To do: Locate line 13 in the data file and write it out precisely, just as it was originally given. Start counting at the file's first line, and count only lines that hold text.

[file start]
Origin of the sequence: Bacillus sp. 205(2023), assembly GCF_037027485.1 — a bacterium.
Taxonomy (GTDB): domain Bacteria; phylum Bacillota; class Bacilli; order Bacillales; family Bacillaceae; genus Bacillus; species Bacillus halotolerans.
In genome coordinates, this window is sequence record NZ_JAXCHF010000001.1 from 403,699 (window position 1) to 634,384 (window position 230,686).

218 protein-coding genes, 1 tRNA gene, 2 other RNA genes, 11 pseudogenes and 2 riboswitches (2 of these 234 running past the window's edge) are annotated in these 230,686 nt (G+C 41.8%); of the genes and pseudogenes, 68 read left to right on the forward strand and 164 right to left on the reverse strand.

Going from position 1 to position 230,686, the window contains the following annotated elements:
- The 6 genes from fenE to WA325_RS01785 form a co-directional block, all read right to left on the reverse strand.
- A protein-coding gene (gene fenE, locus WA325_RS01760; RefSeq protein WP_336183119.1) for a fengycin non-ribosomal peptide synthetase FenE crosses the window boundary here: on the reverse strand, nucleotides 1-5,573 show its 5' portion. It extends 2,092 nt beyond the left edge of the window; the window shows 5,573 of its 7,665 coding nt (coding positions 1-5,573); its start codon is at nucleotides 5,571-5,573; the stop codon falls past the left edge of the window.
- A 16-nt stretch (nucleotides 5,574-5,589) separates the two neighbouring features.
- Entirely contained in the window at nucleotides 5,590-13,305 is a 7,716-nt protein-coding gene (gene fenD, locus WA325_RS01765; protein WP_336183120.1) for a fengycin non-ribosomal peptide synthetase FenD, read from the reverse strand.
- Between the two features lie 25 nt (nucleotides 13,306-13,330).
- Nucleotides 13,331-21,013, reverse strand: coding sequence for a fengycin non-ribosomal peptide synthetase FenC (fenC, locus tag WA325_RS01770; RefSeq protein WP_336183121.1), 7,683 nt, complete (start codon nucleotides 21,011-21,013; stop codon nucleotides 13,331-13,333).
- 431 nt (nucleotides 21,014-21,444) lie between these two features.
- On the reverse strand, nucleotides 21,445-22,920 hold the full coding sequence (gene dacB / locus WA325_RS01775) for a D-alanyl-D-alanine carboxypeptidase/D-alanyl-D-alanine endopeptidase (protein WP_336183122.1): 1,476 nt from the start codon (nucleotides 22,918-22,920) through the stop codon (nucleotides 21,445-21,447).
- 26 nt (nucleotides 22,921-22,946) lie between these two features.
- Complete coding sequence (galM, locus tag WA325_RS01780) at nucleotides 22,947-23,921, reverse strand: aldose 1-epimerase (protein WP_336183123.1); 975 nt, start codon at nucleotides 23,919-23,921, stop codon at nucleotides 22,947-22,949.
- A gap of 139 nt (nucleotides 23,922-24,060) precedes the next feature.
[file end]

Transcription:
- On the reverse strand, nucleotides 21,445-22,920 hold the full coding sequence (gene dacB / locus WA325_RS01775) for a D-alanyl-D-alanine carboxypeptidase/D-alanyl-D-alanine endopeptidase (protein WP_336183122.1): 1,476 nt from the start codon (nucleotides 22,918-22,920) through the stop codon (nucleotides 21,445-21,447).